On Saturday, the United States praised South Africa for quickly identifying a new COVID strain known as Omicron and sharing this information with the rest of the world—a barely disguised jab at China’s handling of the novel coronavirus’s initial outbreak.
According to the State Department, Secretary of State Antony Blinken spoke with South Africa’s Minister of International Relations and Cooperation, Naledi Pandor, during which they discussed cooperation in the vaccination of people in Africa against the new COVID Omicron virus.
“Secretary Blinken specifically commended South Africa’s scientists for their rapid identification of the Omicron variant, as well as the South African government for its transparency in sharing this information, which should serve as a model for the rest of the world,” according to the statement.
The United States has repeatedly criticised China, first under President Donald Trump and more recently under Vice President Joe Biden, for failing to provide information about the origins of the coronavirus, which was first discovered in December 2019 in the Chinese city of Wuhan before spreading throughout the world. It is now responsible for the deaths of nearly 5.2 million people.
As recently as August of this year, the US intelligence community released a report in which it stated that it had been unable to come to a definitive conclusion on the virus’s origins—animal populations or a research lab were the most likely scenarios—because China had not cooperated with the investigation.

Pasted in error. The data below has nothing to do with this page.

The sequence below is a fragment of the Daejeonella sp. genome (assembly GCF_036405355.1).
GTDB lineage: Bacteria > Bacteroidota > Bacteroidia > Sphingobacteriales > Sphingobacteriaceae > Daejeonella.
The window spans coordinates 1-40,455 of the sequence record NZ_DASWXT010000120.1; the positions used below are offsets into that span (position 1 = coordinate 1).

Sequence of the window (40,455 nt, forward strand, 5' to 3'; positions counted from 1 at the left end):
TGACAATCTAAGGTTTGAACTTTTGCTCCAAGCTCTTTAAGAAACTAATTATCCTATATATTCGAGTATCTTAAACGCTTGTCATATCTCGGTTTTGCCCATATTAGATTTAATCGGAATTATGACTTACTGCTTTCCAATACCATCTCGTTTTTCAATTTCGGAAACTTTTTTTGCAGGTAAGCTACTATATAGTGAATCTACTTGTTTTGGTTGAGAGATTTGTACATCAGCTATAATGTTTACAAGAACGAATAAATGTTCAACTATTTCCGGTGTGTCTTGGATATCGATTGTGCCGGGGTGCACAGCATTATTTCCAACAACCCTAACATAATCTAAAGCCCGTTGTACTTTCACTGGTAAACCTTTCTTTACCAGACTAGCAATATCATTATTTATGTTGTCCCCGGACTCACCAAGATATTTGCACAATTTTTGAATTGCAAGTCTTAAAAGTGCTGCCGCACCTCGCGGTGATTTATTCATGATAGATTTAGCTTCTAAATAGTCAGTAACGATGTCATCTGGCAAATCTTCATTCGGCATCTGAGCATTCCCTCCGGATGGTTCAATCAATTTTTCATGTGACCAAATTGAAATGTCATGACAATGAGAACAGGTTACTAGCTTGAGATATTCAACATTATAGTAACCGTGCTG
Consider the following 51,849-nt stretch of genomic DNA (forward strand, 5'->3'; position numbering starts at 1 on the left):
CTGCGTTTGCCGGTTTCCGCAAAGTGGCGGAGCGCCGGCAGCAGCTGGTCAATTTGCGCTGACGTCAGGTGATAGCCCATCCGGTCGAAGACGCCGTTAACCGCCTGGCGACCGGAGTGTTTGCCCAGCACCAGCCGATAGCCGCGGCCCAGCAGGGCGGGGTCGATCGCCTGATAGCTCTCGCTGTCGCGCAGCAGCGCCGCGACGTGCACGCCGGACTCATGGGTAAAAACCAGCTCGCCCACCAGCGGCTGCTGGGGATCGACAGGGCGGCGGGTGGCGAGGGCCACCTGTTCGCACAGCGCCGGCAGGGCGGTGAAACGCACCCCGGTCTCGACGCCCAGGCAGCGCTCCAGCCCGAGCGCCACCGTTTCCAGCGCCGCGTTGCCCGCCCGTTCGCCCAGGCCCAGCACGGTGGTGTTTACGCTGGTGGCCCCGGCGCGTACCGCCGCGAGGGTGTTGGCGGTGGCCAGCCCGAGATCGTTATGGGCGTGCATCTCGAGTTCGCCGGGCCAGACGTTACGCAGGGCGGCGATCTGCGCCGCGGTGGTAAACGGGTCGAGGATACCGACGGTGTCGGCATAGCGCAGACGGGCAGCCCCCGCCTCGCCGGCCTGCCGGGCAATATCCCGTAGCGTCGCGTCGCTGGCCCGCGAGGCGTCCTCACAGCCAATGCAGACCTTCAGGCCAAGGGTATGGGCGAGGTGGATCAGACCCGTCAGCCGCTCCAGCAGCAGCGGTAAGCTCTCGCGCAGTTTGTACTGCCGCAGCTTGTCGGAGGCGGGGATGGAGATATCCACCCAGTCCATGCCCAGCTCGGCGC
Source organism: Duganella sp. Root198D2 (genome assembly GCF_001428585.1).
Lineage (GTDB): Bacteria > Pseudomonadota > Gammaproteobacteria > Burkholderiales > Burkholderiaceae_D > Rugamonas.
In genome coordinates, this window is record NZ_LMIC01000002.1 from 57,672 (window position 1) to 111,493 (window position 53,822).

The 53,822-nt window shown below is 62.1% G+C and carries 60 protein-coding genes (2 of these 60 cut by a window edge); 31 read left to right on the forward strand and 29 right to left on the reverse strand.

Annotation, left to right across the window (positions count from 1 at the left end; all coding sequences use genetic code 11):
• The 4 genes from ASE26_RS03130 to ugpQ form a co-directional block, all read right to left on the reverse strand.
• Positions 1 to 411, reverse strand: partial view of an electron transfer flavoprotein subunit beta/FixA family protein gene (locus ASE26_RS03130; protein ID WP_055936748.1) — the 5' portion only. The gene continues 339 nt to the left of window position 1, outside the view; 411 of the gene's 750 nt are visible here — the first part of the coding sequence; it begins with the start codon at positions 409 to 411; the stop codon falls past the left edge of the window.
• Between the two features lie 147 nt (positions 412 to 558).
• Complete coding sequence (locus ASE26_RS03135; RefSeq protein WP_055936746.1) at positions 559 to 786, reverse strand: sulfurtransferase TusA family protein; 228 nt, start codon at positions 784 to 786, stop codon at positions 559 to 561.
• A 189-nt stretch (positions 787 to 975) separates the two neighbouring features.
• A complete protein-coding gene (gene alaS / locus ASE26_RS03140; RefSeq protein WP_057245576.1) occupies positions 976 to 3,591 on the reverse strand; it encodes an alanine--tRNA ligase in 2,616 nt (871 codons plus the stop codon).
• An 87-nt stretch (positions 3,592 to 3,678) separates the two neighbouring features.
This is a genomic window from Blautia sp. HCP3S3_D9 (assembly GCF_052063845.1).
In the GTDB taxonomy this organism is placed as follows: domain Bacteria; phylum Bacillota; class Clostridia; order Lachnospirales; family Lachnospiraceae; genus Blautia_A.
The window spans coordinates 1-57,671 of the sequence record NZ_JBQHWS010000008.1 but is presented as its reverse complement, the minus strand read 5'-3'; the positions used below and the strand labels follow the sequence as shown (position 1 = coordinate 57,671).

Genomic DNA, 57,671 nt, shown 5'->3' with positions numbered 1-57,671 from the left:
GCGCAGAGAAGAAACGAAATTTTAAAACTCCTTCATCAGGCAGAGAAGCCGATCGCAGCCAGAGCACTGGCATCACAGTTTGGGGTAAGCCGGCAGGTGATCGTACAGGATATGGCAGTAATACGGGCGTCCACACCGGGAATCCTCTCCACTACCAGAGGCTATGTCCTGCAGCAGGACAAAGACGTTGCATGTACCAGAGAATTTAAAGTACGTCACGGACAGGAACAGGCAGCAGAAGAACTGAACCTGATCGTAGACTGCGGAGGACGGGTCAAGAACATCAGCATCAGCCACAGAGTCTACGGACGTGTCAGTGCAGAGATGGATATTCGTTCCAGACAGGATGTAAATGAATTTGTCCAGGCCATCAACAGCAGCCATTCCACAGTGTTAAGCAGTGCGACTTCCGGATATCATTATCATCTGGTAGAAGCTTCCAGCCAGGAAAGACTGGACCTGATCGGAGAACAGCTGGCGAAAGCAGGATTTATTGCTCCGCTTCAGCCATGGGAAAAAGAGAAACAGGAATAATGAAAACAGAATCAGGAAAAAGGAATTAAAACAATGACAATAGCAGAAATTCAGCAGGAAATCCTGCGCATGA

A more transparent handling of the outbreak, the United States claims, could have assisted in halting the spread of the virus. Beijing has also been accused of taking too long before sharing critical information about the outbreak.
Following the release of the US report this summer, Vice President Biden accused Beijing of stonewalling.
“The world deserves answers, and I will not rest until we get them,” Vice President Joe Biden said in a statement following the release of the unclassified report.
“Responsible nations do not shirk these kinds of responsibilities to the rest of the world,” says the United Nations Secretary-General.
The pandemic is just one of many sources of acute tension in relations between the United States and China today, as the two great powers clash over trade, human rights, and the contentious issue of Taiwan, among other issues.